Great work Cathy!

  3. Phil Andersson

    Hi guys,

    We’ve used Yammer effectively as part of our Capability Development offering at Deloitte Australia. It was a great tool to help drive our pre & post interaction for a New Senior Analyst workshop.

    Some of the key benefits from using Yammer in our experience:

    – Ability to create a sense of ‘community’ amongst the delegate group – the actual delivery day of the workshop involved participants flying in from around the country. Using Yammer allowed participants to connect prior to arriving on the actual day. A great tool to begin networking as soon as possible.
    – Allowed us to check for understanding prior to the event – we ran a poll on what the delegates most wanted to hear from the guest speakers.
    – Provide feedback from earlier sessions – as we ran a few sessions at various locations we could build momentum in the program by sharing feedback from delegates who had already attended the day.
    – Share information about the session including pre work, agenda and what to expect.
    – Post follow up articles and pose questions to see how the delegates are tracking with the key learning’s.

    We are still learning some great lessons on how to drive the learning experience and always looking to add to the connectivity of our offerings and our participants.

    • Thank you so much for sharing this with us! Happy to see that you are using Yammer to develop your biggest assets — your employees!

      – Maria

  4. I ask participants to share action plans and actions they took after the course to inspire their fellow participants

    • Great approach! Keeping the conversation going after is essential to success.

  5. Alex Ford

    More of a question than comment …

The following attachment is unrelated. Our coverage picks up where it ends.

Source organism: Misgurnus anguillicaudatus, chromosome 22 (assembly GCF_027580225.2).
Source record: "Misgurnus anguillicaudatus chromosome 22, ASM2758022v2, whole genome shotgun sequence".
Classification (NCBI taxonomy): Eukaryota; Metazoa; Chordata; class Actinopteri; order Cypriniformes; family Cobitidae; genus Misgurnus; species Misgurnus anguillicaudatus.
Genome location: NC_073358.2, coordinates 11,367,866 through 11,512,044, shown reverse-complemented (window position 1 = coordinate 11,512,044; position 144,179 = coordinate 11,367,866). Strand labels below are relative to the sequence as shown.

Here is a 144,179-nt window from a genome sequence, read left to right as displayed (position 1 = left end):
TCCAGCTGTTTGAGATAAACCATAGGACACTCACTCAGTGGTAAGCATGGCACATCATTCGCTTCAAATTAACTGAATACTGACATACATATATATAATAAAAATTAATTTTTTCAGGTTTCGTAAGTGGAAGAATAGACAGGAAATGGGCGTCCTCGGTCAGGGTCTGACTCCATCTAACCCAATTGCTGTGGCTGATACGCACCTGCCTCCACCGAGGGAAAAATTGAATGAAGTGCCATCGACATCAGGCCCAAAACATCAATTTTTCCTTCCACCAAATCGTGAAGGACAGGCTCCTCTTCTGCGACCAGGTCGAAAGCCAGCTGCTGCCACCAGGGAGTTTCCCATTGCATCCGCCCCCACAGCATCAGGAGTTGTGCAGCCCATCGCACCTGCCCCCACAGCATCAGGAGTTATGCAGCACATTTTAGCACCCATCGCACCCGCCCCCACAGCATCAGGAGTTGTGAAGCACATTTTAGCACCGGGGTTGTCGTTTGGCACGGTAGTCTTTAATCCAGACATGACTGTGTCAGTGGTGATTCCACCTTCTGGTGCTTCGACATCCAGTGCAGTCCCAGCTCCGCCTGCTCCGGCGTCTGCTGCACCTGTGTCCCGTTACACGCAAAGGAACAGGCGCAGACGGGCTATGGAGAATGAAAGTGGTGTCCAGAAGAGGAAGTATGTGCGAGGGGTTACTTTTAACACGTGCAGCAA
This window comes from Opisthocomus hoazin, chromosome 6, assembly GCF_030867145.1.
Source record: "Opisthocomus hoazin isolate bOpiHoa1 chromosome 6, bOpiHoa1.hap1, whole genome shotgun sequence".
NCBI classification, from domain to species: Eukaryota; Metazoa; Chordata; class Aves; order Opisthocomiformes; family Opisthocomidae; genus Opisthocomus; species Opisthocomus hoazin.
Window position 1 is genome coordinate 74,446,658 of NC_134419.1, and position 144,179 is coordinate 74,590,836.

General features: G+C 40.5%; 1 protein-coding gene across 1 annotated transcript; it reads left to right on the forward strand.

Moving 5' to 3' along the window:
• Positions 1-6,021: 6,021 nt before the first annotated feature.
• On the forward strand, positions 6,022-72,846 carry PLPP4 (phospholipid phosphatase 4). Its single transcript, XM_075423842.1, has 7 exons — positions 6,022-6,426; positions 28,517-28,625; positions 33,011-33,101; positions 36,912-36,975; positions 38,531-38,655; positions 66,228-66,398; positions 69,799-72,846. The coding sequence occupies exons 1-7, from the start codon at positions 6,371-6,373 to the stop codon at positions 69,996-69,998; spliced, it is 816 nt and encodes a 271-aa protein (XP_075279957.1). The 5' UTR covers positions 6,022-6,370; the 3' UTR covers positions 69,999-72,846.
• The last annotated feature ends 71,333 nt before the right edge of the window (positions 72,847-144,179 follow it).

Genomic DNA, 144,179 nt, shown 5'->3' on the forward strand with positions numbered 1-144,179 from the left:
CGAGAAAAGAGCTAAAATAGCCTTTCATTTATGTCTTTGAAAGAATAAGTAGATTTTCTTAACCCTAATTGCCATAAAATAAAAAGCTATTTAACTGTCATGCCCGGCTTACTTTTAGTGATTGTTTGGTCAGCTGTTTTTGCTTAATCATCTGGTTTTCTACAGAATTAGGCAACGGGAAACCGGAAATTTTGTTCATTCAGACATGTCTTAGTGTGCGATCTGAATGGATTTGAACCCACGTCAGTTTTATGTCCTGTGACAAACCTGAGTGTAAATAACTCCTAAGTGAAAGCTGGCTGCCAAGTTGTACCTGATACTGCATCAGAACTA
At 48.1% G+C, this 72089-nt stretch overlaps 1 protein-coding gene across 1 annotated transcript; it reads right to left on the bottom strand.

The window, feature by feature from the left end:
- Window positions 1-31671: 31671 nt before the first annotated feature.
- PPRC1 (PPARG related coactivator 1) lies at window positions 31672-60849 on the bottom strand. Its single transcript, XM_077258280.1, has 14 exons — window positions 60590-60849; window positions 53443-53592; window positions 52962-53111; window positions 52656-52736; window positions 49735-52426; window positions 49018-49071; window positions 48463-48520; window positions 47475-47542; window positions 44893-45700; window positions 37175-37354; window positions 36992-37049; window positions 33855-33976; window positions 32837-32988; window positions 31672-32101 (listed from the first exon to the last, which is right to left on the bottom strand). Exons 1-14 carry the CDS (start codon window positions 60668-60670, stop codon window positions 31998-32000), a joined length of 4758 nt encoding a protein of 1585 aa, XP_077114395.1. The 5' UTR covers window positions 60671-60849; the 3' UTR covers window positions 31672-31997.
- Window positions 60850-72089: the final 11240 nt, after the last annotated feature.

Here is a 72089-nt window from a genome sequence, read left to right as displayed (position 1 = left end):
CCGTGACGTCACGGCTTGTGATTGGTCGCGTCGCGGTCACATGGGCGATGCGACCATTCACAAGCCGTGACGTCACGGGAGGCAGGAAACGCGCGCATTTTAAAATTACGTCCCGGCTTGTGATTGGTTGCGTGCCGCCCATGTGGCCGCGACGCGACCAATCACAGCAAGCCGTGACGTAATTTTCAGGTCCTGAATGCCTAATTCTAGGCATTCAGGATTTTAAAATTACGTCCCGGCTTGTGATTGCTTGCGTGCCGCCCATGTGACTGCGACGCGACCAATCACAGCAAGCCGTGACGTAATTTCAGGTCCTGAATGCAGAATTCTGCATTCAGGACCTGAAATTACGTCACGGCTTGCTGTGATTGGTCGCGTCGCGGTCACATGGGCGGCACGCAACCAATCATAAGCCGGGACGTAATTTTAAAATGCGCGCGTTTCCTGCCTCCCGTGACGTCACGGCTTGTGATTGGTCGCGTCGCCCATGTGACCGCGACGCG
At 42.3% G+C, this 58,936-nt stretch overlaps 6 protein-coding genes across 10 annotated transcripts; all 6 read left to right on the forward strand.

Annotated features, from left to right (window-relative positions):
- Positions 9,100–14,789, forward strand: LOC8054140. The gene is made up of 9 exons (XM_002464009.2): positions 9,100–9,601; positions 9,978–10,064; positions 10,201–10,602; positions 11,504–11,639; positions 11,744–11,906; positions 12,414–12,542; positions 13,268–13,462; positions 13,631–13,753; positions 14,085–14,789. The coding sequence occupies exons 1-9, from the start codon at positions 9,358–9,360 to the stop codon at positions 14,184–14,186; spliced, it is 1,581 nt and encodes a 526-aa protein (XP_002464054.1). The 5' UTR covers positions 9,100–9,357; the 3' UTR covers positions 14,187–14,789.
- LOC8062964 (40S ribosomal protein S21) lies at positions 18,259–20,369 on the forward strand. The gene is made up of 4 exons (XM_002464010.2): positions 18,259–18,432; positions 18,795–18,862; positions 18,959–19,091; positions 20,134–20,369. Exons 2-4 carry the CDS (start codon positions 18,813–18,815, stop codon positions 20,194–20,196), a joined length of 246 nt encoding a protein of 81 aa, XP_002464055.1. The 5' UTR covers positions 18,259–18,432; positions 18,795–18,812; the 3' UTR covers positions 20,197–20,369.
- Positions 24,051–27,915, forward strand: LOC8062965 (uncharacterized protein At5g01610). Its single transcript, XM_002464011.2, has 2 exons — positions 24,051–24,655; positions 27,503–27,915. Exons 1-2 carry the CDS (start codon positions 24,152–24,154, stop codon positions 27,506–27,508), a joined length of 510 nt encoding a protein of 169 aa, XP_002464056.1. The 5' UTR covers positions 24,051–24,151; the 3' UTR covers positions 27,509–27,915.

just wondering if people are making separate “groups” for each cohort that goes through the same program? ie. so that each cohort experiences the learning together and the group is more intimate? I can also see benefits of having all past participants of a particular training program in the one ‘group’ ultimately – a bit of an internal ‘alumni’ for ongoing development …
    what are your thoughts?

    • Like Alex I would be interested to know if it’s possible to create separate cohorts for each program that delegates go through, has anyone experienced doing these? Also any advice how to bring in people outside of your Company Group into the conversations, such as external trainers?

      • Great question. You can bring people with external emails into your network if you are using the premium version of the product. However, please keep in mind that they not only will be part of one group, but part of your entire network and all the public groups therein. If you want to collaborate with external parties in a separate space, you should use an External Network.

        • Thanks Maria. I guess we may have to upgrade 🙂
          What’s your advice @ managing separate groups / cohorts for specific training interventions…..not sure if it’s manageable to have a unique group for every type of learning. Recommendations?

          • Hi Chris and Alex – Thanks for your comments. You both asked about about creating groups for each type of cohort or session. And well there isn’t a “right” answer because it depends! It depends on the information that you are sharing with each group. Will they benefit from learning from previous groups? Or does the group need to think on their own? How long are they expected to communicate after the course is over? My suggestion is to use a specific group for the actual course or session and then have another group they can join after they have “passed” or completed the course. This “alumni” group might be a great idea for them to continue to learn and for you see how far they have come.

            I hope that helps!

            PS. You might think that having so many groups is a bad thing, but its really easy to manage Yammer groups. Plus it gives your students the walls they might need to feel comfortable in sharing. Would love to hear about what you are doing! Please share! I

  6. can somone elaborate on using yammer for learning and development e.g. trainning and learning purposes